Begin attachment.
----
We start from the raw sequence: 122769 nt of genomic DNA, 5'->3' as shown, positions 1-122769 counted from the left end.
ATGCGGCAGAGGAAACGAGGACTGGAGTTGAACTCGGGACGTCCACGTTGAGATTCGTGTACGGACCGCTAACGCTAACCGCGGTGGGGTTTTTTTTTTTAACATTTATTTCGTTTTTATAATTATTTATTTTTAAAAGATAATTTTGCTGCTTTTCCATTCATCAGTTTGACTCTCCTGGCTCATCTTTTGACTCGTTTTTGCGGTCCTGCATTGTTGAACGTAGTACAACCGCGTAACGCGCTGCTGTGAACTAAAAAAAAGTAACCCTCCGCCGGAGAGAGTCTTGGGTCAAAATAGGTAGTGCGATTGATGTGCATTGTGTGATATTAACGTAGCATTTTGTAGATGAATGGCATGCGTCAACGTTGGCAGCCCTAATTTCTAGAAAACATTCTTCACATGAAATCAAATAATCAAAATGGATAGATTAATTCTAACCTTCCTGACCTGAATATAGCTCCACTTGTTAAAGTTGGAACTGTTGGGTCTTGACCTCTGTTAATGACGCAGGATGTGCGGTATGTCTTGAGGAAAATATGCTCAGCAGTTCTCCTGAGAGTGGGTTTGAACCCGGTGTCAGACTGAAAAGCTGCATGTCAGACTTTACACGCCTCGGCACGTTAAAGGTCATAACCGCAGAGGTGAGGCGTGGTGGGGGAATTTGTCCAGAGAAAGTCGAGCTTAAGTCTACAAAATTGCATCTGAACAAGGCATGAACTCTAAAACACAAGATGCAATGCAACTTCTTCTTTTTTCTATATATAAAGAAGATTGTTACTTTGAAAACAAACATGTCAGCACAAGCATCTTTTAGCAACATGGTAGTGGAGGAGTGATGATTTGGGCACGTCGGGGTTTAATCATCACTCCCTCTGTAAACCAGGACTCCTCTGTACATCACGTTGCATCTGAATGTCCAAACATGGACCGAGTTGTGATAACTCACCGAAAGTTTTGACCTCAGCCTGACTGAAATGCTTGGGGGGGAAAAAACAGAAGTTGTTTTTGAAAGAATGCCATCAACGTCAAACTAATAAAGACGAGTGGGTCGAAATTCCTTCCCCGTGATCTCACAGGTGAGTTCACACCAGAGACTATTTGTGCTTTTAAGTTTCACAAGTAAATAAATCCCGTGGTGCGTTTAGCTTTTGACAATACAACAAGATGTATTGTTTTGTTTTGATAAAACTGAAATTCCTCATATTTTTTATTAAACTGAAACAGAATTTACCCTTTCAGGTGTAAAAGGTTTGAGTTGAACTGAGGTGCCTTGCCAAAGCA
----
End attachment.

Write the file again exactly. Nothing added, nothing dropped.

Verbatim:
We start from the raw sequence: 122769 nt of genomic DNA, 5'->3' as shown, positions 1-122769 counted from the left end.
ATGCGGCAGAGGAAACGAGGACTGGAGTTGAACTCGGGACGTCCACGTTGAGATTCGTGTACGGACCGCTAACGCTAACCGCGGTGGGGTTTTTTTTTTTAACATTTATTTCGTTTTTATAATTATTTATTTTTAAAAGATAATTTTGCTGCTTTTCCATTCATCAGTTTGACTCTCCTGGCTCATCTTTTGACTCGTTTTTGCGGTCCTGCATTGTTGAACGTAGTACAACCGCGTAACGCGCTGCTGTGAACTAAAAAAAAGTAACCCTCCGCCGGAGAGAGTCTTGGGTCAAAATAGGTAGTGCGATTGATGTGCATTGTGTGATATTAACGTAGCATTTTGTAGATGAATGGCATGCGTCAACGTTGGCAGCCCTAATTTCTAGAAAACATTCTTCACATGAAATCAAATAATCAAAATGGATAGATTAATTCTAACCTTCCTGACCTGAATATAGCTCCACTTGTTAAAGTTGGAACTGTTGGGTCTTGACCTCTGTTAATGACGCAGGATGTGCGGTATGTCTTGAGGAAAATATGCTCAGCAGTTCTCCTGAGAGTGGGTTTGAACCCGGTGTCAGACTGAAAAGCTGCATGTCAGACTTTACACGCCTCGGCACGTTAAAGGTCATAACCGCAGAGGTGAGGCGTGGTGGGGGAATTTGTCCAGAGAAAGTCGAGCTTAAGTCTACAAAATTGCATCTGAACAAGGCATGAACTCTAAAACACAAGATGCAATGCAACTTCTTCTTTTTTCTATATATAAAGAAGATTGTTACTTTGAAAACAAACATGTCAGCACAAGCATCTTTTAGCAACATGGTAGTGGAGGAGTGATGATTTGGGCACGTCGGGGTTTAATCATCACTCCCTCTGTAAACCAGGACTCCTCTGTACATCACGTTGCATCTGAATGTCCAAACATGGACCGAGTTGTGATAACTCACCGAAAGTTTTGACCTCAGCCTGACTGAAATGCTTGGGGGGGAAAAAACAGAAGTTGTTTTTGAAAGAATGCCATCAACGTCAAACTAATAAAGACGAGTGGGTCGAAATTCCTTCCCCGTGATCTCACAGGTGAGTTCACACCAGAGACTATTTGTGCTTTTAAGTTTCACAAGTAAATAAATCCCGTGGTGCGTTTAGCTTTTGACAATACAACAAGATGTATTGTTTTGTTTTGATAAAACTGAAATTCCTCATATTTTTTATTAAACTGAAACAGAATTTACCCTTTCAGGTGTAAAAGGTTTGAGTTGAACTGAGGTGCCTTGCCAAAGCA